Many business issues keep CEOs and CFOs up at night, but none may be more prevalent or critical than cyber security.

While bigger companies typically make the headlines when a breach is discovered, smaller firms are also the target of increasingly sophisticated assaults from hackers around the world.

The good news from Marsh & McLennan Agency’s 2018 cyber risk report is that C-suite and other senior executives of small- to -midsize organizations say they are ready and quite capable of dealing with or thwarting a cyberattack.

However, the findings also suggest that many may be overconfident, and key elements of their response plan may be lacking.

KEY FINDINGS

In MMA’s survey of more than 1,100 executives across North America, most said they understand the risks facing their organizations and the magnitude of the challenge.

  • 78% said they were highly or at least fairly confident that their organization would be able to manage and respond to a cyber attack.
  • 82% said they were highly or at least fairly confident that their organization would be able to understand and assess a cyber-attack.
  • 60% said cyber security is one of the top five risks facing their business.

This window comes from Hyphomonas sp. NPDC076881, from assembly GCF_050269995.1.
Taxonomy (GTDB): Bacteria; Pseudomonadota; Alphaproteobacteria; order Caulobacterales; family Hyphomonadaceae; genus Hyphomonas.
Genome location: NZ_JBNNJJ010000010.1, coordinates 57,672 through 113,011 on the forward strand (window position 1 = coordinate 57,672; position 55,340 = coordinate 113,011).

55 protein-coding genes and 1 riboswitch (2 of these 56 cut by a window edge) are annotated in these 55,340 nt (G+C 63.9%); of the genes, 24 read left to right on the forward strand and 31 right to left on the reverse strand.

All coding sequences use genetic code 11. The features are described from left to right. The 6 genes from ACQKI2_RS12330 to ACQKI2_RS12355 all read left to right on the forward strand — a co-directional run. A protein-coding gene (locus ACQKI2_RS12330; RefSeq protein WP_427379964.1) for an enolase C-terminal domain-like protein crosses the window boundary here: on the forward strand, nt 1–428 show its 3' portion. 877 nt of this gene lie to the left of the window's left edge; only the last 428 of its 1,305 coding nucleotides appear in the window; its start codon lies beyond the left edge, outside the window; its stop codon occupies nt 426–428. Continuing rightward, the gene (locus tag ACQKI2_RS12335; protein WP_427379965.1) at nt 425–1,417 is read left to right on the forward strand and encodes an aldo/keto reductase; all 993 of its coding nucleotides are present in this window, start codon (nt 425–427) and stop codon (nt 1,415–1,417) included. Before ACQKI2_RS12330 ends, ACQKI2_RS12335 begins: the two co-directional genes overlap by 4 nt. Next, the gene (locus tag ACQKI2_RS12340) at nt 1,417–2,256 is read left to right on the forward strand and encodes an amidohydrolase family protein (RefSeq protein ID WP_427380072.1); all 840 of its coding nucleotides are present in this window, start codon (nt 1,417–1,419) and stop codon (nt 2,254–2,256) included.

But awareness of the risk doesn’t necessarily translate into concrete steps to actively manage it. The findings raise questions about whether C-suite executives and their team members are taking on more cyber risk than they realize.

  • Only 18% said their organizations have developed a cyber incident response plan. A common theme in the findings is the gap between understanding the risk of a cyber breach and having a plan in place to manage an incident.
  • Less than 40% of participants have performed gap assessments, phishing training, or penetration testing. These security practices are becoming more common and affordable. Some vendors and insurance policies include these services.
  • 17% are not confident of their organization’s ability to manage, respond, and recover from a cyber incident. However, organizations that took preventative measures were more confident in their ability to handle an attack.
  • 36% don’t know what their organization is doing about cyber insurance. Of the 36% of respondents that have cyber insurance, none planned to discontinue their coverage.

MINIMIZING THE IMPACT WITH CYBER INSURANCE

Even well prepared organizations experience breaches

Thus far in 2018, the 10 largest breaches resulted in the unauthorized disclosure of more than 1.7 billion records. One of the breaches alone involved more than 1.1 billion records.

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